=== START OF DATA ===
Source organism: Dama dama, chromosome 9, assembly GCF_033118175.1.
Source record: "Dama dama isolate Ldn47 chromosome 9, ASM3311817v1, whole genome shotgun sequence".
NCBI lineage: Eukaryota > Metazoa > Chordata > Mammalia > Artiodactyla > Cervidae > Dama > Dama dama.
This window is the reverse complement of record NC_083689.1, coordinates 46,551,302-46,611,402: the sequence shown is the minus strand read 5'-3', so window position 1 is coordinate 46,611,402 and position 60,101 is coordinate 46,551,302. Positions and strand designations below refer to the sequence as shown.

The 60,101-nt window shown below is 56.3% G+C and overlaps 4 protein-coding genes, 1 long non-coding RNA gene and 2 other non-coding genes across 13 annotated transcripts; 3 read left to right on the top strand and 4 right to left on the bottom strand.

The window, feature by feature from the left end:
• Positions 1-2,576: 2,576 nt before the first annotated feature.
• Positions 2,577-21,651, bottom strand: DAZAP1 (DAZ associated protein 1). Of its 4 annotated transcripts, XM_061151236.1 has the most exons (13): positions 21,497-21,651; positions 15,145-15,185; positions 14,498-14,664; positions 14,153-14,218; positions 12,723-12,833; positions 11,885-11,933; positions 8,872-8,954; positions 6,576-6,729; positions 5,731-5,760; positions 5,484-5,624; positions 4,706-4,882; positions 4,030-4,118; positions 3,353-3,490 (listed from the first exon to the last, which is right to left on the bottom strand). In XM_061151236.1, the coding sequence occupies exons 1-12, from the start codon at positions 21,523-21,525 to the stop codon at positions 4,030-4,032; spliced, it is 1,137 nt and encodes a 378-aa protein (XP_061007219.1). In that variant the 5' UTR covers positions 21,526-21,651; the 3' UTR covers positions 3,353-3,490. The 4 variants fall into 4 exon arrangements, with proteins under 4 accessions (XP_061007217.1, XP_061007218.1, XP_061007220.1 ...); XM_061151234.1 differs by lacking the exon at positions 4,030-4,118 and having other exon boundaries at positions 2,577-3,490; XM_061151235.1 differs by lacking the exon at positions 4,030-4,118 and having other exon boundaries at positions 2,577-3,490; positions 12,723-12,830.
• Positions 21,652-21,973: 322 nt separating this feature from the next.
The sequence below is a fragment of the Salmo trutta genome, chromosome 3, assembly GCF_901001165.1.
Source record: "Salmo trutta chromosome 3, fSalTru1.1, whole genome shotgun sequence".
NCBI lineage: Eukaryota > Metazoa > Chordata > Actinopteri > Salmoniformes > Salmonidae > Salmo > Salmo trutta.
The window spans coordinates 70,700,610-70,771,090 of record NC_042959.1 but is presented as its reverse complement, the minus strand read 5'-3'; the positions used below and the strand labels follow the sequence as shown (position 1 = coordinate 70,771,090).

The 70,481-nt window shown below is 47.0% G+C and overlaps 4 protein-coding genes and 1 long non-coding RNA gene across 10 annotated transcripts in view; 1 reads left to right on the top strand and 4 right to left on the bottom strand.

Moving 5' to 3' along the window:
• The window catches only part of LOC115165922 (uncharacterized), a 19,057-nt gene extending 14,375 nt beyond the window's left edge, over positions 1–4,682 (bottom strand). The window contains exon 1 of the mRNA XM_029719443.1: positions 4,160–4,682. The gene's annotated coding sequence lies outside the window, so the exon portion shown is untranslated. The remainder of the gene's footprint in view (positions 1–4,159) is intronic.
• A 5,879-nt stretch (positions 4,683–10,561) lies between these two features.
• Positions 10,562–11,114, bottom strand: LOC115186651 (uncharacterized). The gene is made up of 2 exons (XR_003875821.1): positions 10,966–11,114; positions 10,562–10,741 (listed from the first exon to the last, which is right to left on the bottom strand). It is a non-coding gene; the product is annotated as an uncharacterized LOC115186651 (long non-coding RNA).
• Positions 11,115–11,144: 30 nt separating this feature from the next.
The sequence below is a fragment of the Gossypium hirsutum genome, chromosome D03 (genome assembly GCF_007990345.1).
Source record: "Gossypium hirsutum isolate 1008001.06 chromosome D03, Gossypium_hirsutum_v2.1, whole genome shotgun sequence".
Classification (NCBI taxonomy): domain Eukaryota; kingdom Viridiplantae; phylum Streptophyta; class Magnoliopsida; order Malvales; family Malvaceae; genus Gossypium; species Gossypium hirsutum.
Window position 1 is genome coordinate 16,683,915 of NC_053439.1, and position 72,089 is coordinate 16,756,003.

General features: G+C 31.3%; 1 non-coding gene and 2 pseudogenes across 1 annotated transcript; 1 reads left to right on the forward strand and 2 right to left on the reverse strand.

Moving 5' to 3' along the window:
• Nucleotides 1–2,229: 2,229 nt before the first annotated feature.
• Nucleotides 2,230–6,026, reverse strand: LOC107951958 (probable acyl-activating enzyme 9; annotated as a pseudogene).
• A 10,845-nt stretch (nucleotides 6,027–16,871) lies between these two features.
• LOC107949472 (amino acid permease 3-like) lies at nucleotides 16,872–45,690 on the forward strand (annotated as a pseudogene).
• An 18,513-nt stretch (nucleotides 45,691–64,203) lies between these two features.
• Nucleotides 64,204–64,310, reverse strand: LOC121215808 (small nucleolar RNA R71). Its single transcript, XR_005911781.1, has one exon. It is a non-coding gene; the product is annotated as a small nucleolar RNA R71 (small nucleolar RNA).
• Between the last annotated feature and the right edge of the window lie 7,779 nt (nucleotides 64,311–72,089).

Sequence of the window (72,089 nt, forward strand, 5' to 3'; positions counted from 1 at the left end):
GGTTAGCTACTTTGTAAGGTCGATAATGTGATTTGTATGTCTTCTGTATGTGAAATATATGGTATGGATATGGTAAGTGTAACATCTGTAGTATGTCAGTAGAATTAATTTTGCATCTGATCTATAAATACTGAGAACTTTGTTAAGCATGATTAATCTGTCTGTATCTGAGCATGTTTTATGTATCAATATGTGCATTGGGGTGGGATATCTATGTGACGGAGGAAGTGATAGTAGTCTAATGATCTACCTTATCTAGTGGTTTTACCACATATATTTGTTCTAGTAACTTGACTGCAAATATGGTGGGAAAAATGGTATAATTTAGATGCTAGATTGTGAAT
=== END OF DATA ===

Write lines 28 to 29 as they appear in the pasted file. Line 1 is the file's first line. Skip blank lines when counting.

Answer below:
• A 10,845-nt stretch (nucleotides 6,027–16,871) lies between these two features.
• LOC107949472 (amino acid permease 3-like) lies at nucleotides 16,872–45,690 on the forward strand (annotated as a pseudogene).